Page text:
Seventh Star was rereleased in Europe on 1 November 2010, as a two-disc special edition. Disc 2 includes a concert recorded in 1986, with Gillen on vocals. The single version of No Stranger to Love is a bonus track on disc 1.[9]

Reviews and reception[edit]

The album peaked at #78 on the Billboard 200 chart.[2] Some retrospective critical assessments of the album have been negative; for example, The New Rolling Stone Album Guide rated the release only two out of five stars.[3]

However, critic Eduardo Rivadavia of Allmusic has given Seventh Star a mixed to positive review, praising what he saw as the "fiery tunefulness" that makes "aggressive hard rockers like "In for the Kill," "Turn to Stone," and "Danger Zone" uncommonly catchy". However, he argued that the songwriting and vocal work fell flat on songs such as the album's title track. He stated generally that he found the release an "often misunderstood and underrated album".[2]

Reviews from the period were more positive. Popular Rock publication Kerrang! magazine gave Seventh Star a rare perfect 5/5 score.[10]

Track listings[edit]

Music by Tony Iommi; lyrics by Tony Iommi, Glenn Hughes, Geoff Nicholls and Jeff Glixman.

Side one
1."In for the Kill"3:48
2."No Stranger to Love"4:28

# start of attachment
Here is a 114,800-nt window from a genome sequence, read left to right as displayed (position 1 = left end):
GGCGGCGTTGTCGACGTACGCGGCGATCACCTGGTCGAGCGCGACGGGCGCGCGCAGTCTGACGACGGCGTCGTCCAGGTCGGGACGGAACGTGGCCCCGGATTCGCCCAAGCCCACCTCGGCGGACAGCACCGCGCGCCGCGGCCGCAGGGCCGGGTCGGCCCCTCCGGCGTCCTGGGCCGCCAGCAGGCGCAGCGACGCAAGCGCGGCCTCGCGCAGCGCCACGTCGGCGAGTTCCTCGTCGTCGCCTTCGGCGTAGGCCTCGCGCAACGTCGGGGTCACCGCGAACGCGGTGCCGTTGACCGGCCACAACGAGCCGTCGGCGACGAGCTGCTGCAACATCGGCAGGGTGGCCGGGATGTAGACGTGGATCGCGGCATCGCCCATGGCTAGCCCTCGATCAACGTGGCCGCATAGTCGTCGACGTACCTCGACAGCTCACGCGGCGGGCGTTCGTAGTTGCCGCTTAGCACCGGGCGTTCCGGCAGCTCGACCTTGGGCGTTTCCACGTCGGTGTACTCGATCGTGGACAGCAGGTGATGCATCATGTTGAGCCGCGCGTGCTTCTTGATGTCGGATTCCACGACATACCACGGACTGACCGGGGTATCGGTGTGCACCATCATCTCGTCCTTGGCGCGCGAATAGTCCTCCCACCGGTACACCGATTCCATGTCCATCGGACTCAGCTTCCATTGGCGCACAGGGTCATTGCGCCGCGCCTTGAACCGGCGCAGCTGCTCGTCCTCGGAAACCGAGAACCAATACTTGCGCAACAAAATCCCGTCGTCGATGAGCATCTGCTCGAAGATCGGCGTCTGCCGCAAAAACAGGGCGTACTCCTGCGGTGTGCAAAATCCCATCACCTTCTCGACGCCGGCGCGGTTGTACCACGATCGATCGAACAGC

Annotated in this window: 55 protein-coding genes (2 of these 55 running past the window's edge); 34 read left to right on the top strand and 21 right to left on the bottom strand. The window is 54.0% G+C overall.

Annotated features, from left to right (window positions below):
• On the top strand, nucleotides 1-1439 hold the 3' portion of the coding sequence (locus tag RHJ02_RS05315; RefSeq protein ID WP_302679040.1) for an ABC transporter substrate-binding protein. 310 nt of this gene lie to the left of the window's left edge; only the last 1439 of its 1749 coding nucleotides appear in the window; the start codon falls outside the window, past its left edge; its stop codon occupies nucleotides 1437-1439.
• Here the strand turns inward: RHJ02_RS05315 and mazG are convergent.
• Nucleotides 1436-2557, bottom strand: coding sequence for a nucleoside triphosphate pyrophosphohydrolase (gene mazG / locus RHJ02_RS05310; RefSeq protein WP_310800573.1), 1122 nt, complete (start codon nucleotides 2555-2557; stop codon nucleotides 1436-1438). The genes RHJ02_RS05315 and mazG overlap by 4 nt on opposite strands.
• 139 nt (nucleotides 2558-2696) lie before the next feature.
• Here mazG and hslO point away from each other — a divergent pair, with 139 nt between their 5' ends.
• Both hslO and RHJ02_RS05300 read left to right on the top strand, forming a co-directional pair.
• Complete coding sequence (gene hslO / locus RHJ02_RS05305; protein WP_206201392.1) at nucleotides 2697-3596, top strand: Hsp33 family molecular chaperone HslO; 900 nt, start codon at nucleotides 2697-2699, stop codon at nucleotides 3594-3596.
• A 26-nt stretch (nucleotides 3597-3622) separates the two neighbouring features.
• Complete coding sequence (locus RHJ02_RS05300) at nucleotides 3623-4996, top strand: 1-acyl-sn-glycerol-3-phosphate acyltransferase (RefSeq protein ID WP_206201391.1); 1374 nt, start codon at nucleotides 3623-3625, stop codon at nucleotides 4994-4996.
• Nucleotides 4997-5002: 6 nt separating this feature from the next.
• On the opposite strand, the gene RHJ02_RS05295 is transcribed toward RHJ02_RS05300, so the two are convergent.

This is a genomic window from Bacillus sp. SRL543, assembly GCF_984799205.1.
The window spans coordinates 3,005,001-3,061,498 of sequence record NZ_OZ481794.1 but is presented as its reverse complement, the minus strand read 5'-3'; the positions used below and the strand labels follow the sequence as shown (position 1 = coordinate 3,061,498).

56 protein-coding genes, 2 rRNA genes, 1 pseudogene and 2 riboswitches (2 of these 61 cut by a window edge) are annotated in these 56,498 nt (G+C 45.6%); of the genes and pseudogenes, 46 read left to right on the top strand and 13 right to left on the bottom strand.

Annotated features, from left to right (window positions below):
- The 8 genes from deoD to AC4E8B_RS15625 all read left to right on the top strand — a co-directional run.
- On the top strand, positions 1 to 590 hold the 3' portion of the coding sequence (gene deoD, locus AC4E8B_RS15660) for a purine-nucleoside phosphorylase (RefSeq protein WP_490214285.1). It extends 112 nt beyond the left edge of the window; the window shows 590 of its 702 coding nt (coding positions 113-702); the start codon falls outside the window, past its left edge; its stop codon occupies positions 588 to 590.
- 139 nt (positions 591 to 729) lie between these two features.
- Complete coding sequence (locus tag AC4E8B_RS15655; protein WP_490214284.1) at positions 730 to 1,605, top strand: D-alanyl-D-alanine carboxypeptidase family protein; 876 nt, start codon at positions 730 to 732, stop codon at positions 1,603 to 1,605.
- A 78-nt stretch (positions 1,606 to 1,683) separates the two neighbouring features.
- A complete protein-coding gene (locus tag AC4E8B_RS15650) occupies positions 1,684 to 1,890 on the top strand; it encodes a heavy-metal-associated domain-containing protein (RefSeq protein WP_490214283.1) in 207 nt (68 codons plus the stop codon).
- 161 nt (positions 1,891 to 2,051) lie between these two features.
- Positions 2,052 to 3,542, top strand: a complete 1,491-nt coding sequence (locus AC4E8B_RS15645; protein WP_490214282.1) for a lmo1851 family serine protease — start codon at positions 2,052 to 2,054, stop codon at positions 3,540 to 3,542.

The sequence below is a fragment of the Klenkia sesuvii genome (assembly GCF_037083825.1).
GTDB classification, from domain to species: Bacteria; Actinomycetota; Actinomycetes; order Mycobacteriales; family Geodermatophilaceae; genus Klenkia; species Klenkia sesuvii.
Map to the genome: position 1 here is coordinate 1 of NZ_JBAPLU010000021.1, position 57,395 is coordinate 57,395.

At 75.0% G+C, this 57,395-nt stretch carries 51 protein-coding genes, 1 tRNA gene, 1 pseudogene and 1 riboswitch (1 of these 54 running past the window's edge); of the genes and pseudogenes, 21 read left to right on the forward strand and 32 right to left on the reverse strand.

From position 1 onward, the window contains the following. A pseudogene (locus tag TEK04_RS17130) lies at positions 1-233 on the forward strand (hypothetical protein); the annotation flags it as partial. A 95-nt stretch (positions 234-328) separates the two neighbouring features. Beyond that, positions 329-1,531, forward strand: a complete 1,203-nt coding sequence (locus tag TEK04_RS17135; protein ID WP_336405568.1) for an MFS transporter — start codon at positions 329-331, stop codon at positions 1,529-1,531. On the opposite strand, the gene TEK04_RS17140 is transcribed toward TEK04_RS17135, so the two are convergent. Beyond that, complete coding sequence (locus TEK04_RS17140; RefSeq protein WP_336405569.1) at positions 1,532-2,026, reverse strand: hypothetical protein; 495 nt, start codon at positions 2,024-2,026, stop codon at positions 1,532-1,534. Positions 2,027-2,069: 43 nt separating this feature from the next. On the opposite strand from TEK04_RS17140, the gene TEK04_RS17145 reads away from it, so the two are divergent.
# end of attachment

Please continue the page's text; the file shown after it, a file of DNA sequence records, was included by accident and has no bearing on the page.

3."Turn to Stone"3:28
4."Sphinx (The Guardian)"1:12
5."Seventh Star"5:20
Side two
6."Danger Zone"4:23
7."Heart Like a Wheel"6:35
8."Angry Heart"3:06
9."In Memory..."2:35

2010 Deluxe Edition Disc 2[edit]

Recorded at Hammersmith Odeon in London, England on 2 June 1986, featuring Ray Gillen performing vocals

1."The Mob Rules"2:59
2."Danger Zone"4:44
3."War Pigs"8:10
4."Seventh Star"5:01
5."Die Young"3:58
6."Black Sabbath"9:33
8."Neon Knights"4:36


Black Sabbath

Additional Musicians

Release history[edit]

Region Date Label
United Kingdom 28 January 1986 Vertigo Records
United States 1986 Warner Bros. Records
Canada 1986 Warner Bros. Records
United Kingdom 1996 Castle Communications
United Kingdom 2004 Sanctuary Records
United Kingdom 2010 Sanctuary Records/Universal Music Group

Chart performance[edit]

Year Chart Position
1986 Sweden 11
Finland 12
Norway 17
United Kingdom 27
Germany 51
United States 78
Australia 88

See also[edit]


  1. ^ "Ranking: Every Black Sabbath Album from Worst to Best". 9 March 2017.
  2. ^ a b c d Rivadavida, Eduardo. "Seventh Star" at AllMusic. Retrieved 11 January 2015.
  3. ^ a b The New Rolling Stone Album Guide. Simon & Schuster. 2004. p. 78. ISBN 9780743201698.
  4. ^ Elliott, Paul (January 2011). "Black Sabbath – Reissues". Classic Rock. 153. London, UK: Future plc. p. 112.
  5. ^ Popoff, Martin (1 November 2005). The Collector's Guide to Heavy Metal: Volume 2: The Eighties. Burlington, Ontario, Canada: Collector's Guide Publishing. ISBN 978-1-894959-31-5.
  6. ^ "Iommi with Glenn Hughes: The 1996 DEP Sessions". Archived from the original on 16 December 2004. Retrieved 14 September 2011.
  7. ^ Schroer, Ron (May 1998). "Bill Ward & The Hand Of Doom – Part IV: Living Naked". Southern Cross (Sabbath fanzine) #21. p. 63.
  8. ^ Southern Cross (ISSN 0966-5064), No.10, May 1993
  9. ^ Siegler, Joe (15 September 2010). "Gillen Eternal Idol to be released – FOR REAL!". Archived from the original on 11 June 2011. Retrieved 9 October 2010.
  10. ^ Kerrang!, January, 1986 issue

External links[edit]